Syria crisis: Russia won't pressure Assad, says Lavrov


Sergei Lavrov: "It is not for us to decide who should lead Syria. It is for the Syrians to decide"

Russian Foreign Minister Sergei Lavrov says there is "absolutely" no chance of Moscow telling Syrian President Bashar al-Assad to stand down.

He told the BBC that Russia was not in the "regime-change game".

The main opposition group, the Syrian National Coalition, has long insisted that President Assad must go before any talks take place.

Mr Lavrov is due to visit London next week for talks with UK Foreign Secretary William Hague.

Both countries say the Syrian crisis will top the agenda. Russia has traditionally been a close ally of the Syrian government and is the country's biggest arms supplier.

But while there is agreement that a negotiated settlement is the best way forward, Mr Lavrov told the BBC there was no question of Russia asking President Assad to stand aside.

"I can only say it is not for us to decide who should lead Syria. It is for the Syrians to decide," he said.

Asked if there was any chance of Russia urging President Assad to stand aside, he said: "Absolutely not. You know that we are not in the regime-change game. We are against interference in domestic conflicts."

Mr Lavrov added that this was a point of principle and that, in any case, President Assad has no intention of resigning.

Asked if there was any common ground between Britain and Russia on Syria, Mr Lavrov said: "I don't think we are far apart as far as the eventual goal is concerned. We both want Syria to be united, to be democratic. We both want the Syrian people to choose freely the way they would like to run their country.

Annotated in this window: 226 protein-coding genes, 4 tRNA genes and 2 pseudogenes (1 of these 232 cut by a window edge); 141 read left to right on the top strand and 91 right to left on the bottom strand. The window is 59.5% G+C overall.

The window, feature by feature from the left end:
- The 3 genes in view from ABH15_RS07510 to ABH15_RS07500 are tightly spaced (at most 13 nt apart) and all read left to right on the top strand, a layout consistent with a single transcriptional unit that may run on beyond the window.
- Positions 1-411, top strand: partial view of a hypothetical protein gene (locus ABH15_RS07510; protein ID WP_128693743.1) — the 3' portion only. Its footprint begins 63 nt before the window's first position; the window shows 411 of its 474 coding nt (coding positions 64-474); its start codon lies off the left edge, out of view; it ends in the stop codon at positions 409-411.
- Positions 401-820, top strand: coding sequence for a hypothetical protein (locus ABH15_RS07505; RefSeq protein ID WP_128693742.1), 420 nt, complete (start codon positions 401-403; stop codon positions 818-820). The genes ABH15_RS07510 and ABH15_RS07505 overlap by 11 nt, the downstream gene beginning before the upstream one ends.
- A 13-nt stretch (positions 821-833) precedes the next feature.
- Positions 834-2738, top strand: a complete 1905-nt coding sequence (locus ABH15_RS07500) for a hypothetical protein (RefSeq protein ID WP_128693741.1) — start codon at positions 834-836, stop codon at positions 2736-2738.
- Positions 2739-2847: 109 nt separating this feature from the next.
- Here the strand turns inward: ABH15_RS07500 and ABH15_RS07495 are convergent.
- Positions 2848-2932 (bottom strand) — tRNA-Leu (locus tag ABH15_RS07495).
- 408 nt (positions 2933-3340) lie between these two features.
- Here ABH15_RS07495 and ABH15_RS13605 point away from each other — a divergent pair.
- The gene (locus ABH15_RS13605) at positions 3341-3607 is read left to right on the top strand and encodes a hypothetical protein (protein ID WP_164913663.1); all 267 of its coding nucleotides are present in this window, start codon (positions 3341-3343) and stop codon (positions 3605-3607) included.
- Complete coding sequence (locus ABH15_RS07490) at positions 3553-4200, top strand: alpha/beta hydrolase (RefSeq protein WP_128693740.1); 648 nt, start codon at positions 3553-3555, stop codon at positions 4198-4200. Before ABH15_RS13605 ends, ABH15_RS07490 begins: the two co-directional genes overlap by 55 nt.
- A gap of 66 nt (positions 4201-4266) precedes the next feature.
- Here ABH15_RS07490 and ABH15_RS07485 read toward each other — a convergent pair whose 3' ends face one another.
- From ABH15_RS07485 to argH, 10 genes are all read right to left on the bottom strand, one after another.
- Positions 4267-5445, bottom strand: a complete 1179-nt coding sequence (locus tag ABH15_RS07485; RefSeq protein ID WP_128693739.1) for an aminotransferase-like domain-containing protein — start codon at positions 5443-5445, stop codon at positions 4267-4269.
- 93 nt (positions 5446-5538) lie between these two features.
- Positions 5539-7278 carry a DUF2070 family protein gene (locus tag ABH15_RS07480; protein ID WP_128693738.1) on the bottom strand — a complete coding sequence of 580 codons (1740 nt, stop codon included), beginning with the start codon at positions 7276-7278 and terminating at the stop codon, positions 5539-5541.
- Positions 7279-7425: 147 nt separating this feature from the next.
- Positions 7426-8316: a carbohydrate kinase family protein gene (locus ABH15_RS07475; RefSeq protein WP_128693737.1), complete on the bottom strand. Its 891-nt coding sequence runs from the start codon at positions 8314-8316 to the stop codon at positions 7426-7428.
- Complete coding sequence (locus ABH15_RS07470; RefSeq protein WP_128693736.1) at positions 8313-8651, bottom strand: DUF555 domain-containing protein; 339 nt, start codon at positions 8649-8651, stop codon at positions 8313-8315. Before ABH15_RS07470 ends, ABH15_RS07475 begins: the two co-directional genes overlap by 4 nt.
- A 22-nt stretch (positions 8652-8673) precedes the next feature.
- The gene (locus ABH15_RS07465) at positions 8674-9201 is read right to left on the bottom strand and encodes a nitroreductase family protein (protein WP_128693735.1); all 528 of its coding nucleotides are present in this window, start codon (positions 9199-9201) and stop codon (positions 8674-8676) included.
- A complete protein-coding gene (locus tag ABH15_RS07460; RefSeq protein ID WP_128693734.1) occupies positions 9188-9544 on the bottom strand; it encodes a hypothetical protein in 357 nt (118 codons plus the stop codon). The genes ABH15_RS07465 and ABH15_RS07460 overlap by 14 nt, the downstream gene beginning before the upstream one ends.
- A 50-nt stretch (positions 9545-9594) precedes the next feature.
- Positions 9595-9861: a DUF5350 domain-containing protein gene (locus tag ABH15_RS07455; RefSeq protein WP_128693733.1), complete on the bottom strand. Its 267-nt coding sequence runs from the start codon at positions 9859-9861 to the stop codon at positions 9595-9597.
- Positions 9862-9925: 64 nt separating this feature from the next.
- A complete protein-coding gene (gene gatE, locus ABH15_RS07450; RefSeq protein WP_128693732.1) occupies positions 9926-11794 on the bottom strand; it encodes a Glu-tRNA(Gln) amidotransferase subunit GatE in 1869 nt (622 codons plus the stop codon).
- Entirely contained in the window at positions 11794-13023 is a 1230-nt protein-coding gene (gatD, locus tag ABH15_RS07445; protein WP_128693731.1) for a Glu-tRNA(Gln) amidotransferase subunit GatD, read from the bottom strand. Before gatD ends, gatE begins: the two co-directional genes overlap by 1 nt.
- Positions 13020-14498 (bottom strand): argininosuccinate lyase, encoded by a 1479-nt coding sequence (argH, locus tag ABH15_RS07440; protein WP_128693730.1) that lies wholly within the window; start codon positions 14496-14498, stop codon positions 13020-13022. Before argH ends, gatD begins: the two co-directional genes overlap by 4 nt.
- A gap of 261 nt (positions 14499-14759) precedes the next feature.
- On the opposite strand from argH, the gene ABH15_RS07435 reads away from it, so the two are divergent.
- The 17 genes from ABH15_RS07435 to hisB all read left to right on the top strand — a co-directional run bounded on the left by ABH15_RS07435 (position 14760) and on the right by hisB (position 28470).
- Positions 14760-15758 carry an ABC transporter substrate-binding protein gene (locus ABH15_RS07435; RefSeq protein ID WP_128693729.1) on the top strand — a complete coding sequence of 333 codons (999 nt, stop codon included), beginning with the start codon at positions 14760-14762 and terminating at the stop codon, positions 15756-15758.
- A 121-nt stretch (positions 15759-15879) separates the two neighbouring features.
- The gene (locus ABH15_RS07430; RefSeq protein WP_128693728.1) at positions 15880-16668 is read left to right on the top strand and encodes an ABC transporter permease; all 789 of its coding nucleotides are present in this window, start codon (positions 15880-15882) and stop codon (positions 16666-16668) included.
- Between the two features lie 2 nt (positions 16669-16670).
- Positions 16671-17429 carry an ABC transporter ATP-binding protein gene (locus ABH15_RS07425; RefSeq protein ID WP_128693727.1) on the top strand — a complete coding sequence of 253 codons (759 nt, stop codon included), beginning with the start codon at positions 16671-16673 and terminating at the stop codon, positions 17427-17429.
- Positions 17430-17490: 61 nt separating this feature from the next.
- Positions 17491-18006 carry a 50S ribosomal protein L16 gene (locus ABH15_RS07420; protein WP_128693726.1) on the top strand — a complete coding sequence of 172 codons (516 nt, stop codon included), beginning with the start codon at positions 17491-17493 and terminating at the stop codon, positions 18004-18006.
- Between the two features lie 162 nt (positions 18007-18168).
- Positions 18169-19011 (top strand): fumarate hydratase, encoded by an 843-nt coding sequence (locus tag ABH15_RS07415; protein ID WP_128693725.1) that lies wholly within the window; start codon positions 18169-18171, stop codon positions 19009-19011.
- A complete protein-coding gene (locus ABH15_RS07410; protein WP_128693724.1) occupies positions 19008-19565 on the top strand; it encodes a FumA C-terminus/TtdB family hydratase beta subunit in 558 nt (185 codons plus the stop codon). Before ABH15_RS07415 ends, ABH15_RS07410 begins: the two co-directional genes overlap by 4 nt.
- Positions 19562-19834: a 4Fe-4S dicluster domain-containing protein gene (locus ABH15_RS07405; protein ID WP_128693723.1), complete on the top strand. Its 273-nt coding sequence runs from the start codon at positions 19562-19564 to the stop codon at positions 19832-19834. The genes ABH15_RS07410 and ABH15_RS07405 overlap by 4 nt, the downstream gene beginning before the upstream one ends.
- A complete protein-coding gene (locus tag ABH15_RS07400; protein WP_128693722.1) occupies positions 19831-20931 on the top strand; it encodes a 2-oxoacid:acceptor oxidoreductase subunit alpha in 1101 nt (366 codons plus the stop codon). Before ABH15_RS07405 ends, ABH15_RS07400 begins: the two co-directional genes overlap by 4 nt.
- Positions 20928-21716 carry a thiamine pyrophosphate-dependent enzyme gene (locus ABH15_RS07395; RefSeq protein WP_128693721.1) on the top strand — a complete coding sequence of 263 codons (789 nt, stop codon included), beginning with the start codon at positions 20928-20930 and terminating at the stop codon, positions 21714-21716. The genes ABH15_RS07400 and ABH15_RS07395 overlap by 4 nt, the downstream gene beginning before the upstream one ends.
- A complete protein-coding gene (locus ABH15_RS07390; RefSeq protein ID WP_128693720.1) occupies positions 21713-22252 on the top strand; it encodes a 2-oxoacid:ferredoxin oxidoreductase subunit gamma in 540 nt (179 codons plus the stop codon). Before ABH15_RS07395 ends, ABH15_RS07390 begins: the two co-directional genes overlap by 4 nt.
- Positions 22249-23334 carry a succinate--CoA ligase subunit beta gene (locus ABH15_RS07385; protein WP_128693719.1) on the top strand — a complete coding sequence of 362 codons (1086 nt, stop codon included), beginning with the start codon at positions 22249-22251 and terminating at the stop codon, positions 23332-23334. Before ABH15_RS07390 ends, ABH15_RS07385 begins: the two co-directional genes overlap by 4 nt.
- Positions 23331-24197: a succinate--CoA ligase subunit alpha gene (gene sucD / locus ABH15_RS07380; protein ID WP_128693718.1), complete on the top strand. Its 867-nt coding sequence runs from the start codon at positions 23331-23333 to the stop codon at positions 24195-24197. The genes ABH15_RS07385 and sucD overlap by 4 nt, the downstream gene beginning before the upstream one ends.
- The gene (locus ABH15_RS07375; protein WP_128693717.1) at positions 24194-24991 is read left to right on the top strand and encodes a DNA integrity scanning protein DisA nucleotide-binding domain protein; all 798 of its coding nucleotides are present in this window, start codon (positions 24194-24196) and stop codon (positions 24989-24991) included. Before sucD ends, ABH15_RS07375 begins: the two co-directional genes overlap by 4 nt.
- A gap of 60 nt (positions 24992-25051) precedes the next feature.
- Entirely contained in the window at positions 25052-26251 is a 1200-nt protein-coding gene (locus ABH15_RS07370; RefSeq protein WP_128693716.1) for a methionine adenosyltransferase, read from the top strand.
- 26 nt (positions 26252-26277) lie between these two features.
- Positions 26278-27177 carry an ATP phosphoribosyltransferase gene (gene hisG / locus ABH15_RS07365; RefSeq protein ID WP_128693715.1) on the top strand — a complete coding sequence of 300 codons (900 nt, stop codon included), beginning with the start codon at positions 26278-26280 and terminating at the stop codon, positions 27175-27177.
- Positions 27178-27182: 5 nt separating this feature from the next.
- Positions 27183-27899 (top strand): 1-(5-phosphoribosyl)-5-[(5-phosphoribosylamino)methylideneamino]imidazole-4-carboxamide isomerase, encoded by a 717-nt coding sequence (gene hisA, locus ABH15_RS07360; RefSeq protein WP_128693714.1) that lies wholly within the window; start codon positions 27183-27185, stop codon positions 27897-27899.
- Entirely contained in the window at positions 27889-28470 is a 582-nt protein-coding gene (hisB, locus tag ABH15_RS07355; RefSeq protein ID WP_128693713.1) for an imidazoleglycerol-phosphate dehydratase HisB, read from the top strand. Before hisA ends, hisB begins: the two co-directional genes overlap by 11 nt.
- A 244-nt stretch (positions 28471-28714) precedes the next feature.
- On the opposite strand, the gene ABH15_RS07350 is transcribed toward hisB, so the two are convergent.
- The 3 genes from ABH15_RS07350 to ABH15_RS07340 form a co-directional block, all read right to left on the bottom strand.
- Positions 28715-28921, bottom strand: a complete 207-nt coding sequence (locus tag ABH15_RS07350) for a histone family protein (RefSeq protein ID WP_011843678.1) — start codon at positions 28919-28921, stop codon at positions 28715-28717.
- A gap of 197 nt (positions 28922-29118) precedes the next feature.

"That has been the Russian position... since the crisis started."

Damage in Homs. 7 March 2013 The conflict has caused destruction in large parts of Syria's cities, like here in Homs

Mr Lavrov said he welcomed some of the "constructive elements" in the recent position of the Syrian National Coalition.

"The leader of the coalition has been speaking about his interest in dialogue," Mr Lavrov said.

"The government reiterated its readiness to do the same including with those who are fighting on the ground. I believe we must encourage this trend on both sides."

He said he would be discussing such developments in detail with William Hague.

"Unless we all act in sync, telling the parties we don't want any military solution, that we don't want any further loss of Syrian lives, that we want them to start negotiating in earnest... this crisis will continue and more blood will be shed," he said.

The UN estimates that about 70,000 people have died since the uprising against President Assad began nearly two years ago.

The UN also says about one million Syrians have now fled abroad, and some 2.5 million have been forced from their homes inside the country.

On Thursday the medical charity Medecins Sans Frontieres said Syria's healthcare system had been wrecked by the conflict.


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  • rate this

    Comment number 127.

    I used to think the US and UK poodles were the good guys. But I've realised how forced regime change on Iraq and Afghanistan have created more suffering for the people. We need to remember that Bashar al-Assad still has support of half the country. Any peace negotiations have to involve him if there is to be lasting peace!!! Russia is right to put the brakes on the west to force regime change.

  • rate this

    Comment number 101.

    What a stale-mate! Russia is not prepared to throw its weight behind peace efforts! How can the world be a safer place? By giving dictators a free hand, allowing them to abuse their own citizens, Russia is showing total lack of good judgement. Assad has been been given a new lease of life just because Russia is not prepared to urge Assad to comply with UN resolutions. INTRANSIGENCE to the core.

  • rate this

    Comment number 51.

    It's too much to expect that Russia will show any responsibility.They,together with China,could have stepped in months ago and controlled or removed their puppet dictator and saved tens of thousands of lives.There is also too little action or influence from the Arab world.

  • rate this

    Comment number 11.

    Russian dont do regime change............unless it will benefit them in the long run just like the USA and UK do! Altho we should stay well clear of the syrian crisis. We cant afford it.


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